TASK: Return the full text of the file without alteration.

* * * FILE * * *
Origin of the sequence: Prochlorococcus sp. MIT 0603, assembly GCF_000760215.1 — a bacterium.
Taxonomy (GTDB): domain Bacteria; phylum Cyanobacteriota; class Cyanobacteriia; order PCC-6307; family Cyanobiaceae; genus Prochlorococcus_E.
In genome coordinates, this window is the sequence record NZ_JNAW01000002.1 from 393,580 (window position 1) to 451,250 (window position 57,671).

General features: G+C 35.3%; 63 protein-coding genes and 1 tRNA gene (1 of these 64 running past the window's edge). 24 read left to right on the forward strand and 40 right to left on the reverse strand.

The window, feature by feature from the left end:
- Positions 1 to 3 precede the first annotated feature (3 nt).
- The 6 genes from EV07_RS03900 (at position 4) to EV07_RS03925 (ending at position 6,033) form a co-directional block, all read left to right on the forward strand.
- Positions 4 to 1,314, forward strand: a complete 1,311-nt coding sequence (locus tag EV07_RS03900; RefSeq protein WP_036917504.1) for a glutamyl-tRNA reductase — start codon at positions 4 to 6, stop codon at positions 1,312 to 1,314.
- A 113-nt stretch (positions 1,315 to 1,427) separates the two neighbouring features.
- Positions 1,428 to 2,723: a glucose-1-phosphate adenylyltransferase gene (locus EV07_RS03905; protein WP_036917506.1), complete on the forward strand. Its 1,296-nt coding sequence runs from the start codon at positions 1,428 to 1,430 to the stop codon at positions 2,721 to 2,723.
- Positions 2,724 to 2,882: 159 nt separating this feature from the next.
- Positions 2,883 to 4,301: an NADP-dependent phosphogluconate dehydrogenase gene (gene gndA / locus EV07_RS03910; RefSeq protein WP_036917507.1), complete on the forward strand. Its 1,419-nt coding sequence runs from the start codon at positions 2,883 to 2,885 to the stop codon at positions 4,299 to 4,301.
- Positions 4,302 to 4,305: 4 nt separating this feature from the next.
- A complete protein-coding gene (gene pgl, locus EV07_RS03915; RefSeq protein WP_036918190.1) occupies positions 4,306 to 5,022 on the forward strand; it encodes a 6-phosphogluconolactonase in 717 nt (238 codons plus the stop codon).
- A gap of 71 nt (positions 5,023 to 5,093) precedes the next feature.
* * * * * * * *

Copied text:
Origin of the sequence: Prochlorococcus sp. MIT 0603, assembly GCF_000760215.1 — a bacterium.
Taxonomy (GTDB): domain Bacteria; phylum Cyanobacteriota; class Cyanobacteriia; order PCC-6307; family Cyanobiaceae; genus Prochlorococcus_E.
In genome coordinates, this window is the sequence record NZ_JNAW01000002.1 from 393,580 (window position 1) to 451,250 (window position 57,671).

General features: G+C 35.3%; 63 protein-coding genes and 1 tRNA gene (1 of these 64 running past the window's edge). 24 read left to right on the forward strand and 40 right to left on the reverse strand.

The window, feature by feature from the left end:
- Positions 1 to 3 precede the first annotated feature (3 nt).
- The 6 genes from EV07_RS03900 (at position 4) to EV07_RS03925 (ending at position 6,033) form a co-directional block, all read left to right on the forward strand.
- Positions 4 to 1,314, forward strand: a complete 1,311-nt coding sequence (locus tag EV07_RS03900; RefSeq protein WP_036917504.1) for a glutamyl-tRNA reductase — start codon at positions 4 to 6, stop codon at positions 1,312 to 1,314.
- A 113-nt stretch (positions 1,315 to 1,427) separates the two neighbouring features.
- Positions 1,428 to 2,723: a glucose-1-phosphate adenylyltransferase gene (locus EV07_RS03905; protein WP_036917506.1), complete on the forward strand. Its 1,296-nt coding sequence runs from the start codon at positions 1,428 to 1,430 to the stop codon at positions 2,721 to 2,723.
- Positions 2,724 to 2,882: 159 nt separating this feature from the next.
- Positions 2,883 to 4,301: an NADP-dependent phosphogluconate dehydrogenase gene (gene gndA / locus EV07_RS03910; RefSeq protein WP_036917507.1), complete on the forward strand. Its 1,419-nt coding sequence runs from the start codon at positions 2,883 to 2,885 to the stop codon at positions 4,299 to 4,301.
- Positions 4,302 to 4,305: 4 nt separating this feature from the next.
- A complete protein-coding gene (gene pgl, locus EV07_RS03915; RefSeq protein WP_036918190.1) occupies positions 4,306 to 5,022 on the forward strand; it encodes a 6-phosphogluconolactonase in 717 nt (238 codons plus the stop codon).
- A gap of 71 nt (positions 5,023 to 5,093) precedes the next feature.